This README is a brief introduction to Beryl. For extended information, you can visit our documentation site at docs.beryl.dev.
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Join our community
If you are just getting started as programmer, there are several ways that you can collaborate. There is no need to be a senior programmer. At BerylDB, we are problem solvers and welcome people having this vision
Some ways to get involved include
🎓Check our pending issues, or create your own.
🌵Contribute to our APIs (JS, PHP, Python).
🙋Become a QA: Test our software and report back (Check our Google group).
💬Get Involved and join our Discord server.
What is Beryl?
Beryl is a data structure server. Our database provides access to structures via a wide range of commands, which are later queued, processed, and dispatched. The server is written in C++ and is powered by RocksDB.
With Beryl, users have access to lists, maps, keys, and channel subscriptions for their clients. Currently, the server is available for GNU/Linux, FreeBSD and macOS.
- Check Beryl's full list of commands.
- We are on Twitter.
A robust attention to performance and code cleanliness is an ongoing priority when developing BerylDB. Our server aims at being crash-free while utilizing minimum resources.
Why use it?
Beryl simplifies your system by allowing you to write fewer lines of code to store, retrieve, and manage data in your apps. For instance, if your app relies on sessions to keep users connected, you may use Beryl's key-value data storage. Then remove expiring keys with Beryl's automatic expire managing system.
We recommend building Beryl from the source. A guide on how to do this is available on the Beryl docs site. Beryl's development branches are available in our GitHub repository.
NOTE: When running 'make', you should use the '-j4' argument, which allows you to compile using 4 cores. Feel free to change this number according to your CPU.
- Installing dependencies in Debian based systems:
sudo apt-get install librocksdb-dev build-essential
- Installing dependencies in Redhat based systems:
dnf install @development-tools yum install git rocksdb-devel.x86_64
- Installing dependencies in macOS:
brew install rocksdb
Clone Beryl's latest stable version:
git clone --branch 1.0 https://github.com/beryldb/beryldb.git --depth=5 cd beryldb/
You may now configure BerylDB following these quick steps:
./configure make -j4 install
Beryl is compiled in verbose level by default. If you prefer to build with minimal information, you can use:
make -j4 install VERBOSE=0
To run Beryl using the default configuration, type:
NOTE: Beryl runs in the background by default. If you wish to avoid forking, you can run the server using nofork:
./run/beryldb start --nofork
Great! You may now run your very first BerylDB command using Beryl-cli.
Keep in mind that BerylDB uses port 6378 by default, so be sure to maintain that port unused before running the server.
APIs are used to interact with a BerylDB data-structure server. You can typically execute the same exact command as if you were connecting from the CLI.
- Check our PHP API.
You may want to learn more about Beryl and run your first queries using Beryl-cli:
- set is used to define a key.
- get is used to retrieve a key.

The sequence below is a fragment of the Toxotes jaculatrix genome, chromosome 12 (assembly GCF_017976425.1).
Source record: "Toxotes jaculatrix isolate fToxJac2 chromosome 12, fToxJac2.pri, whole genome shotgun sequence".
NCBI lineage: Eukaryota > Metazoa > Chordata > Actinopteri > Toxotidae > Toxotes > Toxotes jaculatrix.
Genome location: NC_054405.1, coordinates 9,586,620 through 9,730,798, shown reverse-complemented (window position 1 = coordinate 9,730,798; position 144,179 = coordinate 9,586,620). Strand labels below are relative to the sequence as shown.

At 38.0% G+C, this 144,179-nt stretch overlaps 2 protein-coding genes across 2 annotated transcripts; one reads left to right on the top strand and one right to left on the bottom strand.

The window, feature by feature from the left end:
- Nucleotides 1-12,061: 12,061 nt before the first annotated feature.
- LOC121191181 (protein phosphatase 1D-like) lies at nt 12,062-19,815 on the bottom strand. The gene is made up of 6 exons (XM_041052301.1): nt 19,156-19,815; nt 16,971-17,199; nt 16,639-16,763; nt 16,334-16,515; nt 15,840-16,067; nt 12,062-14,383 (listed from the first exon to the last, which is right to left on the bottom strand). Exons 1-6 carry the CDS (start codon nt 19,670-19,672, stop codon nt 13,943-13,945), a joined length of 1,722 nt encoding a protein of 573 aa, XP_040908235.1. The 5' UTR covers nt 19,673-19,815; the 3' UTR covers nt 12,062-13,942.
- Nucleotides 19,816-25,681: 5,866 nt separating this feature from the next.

- use del to remove a key.
- use exists to verify whether a given key exists.
- strlen is used to obtain a key's length.
beryl> set hello "world" OK beryl> get hello "world" beryl> strlen hello 5 beryl> ismatch hello "worl?" 1 beryl> del hello OK beryl> exists hello 0
You can also run the ls command to obtain a counter in all structures:
beryl> ls KEY | 1 MAP | 0 LIST | 5 GEO | 2 MULTIMAP | 0 VECTOR | 6 EXPIRES | 1 FUTURES | 0
To search all keys:
beryl> search * Key | Value ―――――――――――――――――― | ――――――― hello | "world" test | "value"
Take a look at all Beryl's commands here.
Coremodules and Modules
Beryl is mainly divided into two components: core modules and modules. These can be found in these directories:
src/coremodules: Contains Beryl's core modules. These are required to run the server properly.
src/modules: Contains optional modules. Beryl can funcion without these.
Core modules include those components that are required in order to run basic functionalities. For instance, core_keys handles the SET and GET commands.
In the other hand, modules are optional components developed either by the Beryl team or by third party developers. A good example of this can be Hop. Hop allows users to unsubscribe and subscribe to a channel in just one command.
Feel free to code and submit your own modules.
In order to maintain a documentation that is easy to follow. We try to maintain documentation that is easy to follow and try to make discussions understandable for everyone. Our code is actively changing and thus having a brief discussion board is preferred. Join our Google group If you would like to learn more about Beryl's development process.
Source code organization
Beryl's source code is in the
src/ directory. The Makefile, which is created after configuring Beryl, is located in the root directory.
Inside the root directory, you will find:
src: Contains Beryl's implementation, written in C++.
include: Contains Beryl's headers.
etc: Libraries developed by 3rd party organizations.
make: Contains several Perl-based functions to compile BerylDB.
NOTE: Beryl has changed a bit. Some functions and file names may have changed. Hence, Beryl's documentation may be closer to the
stable branch. Nonetheless, the core structure is the same, tested extensively.
We are always welcoming new members. If you wish to start contributing code to the Beryl project in any form, such as in the form of pull requests via Github, a code snippet, or a patch, you will need to agree to release your work under the terms of the BSD license.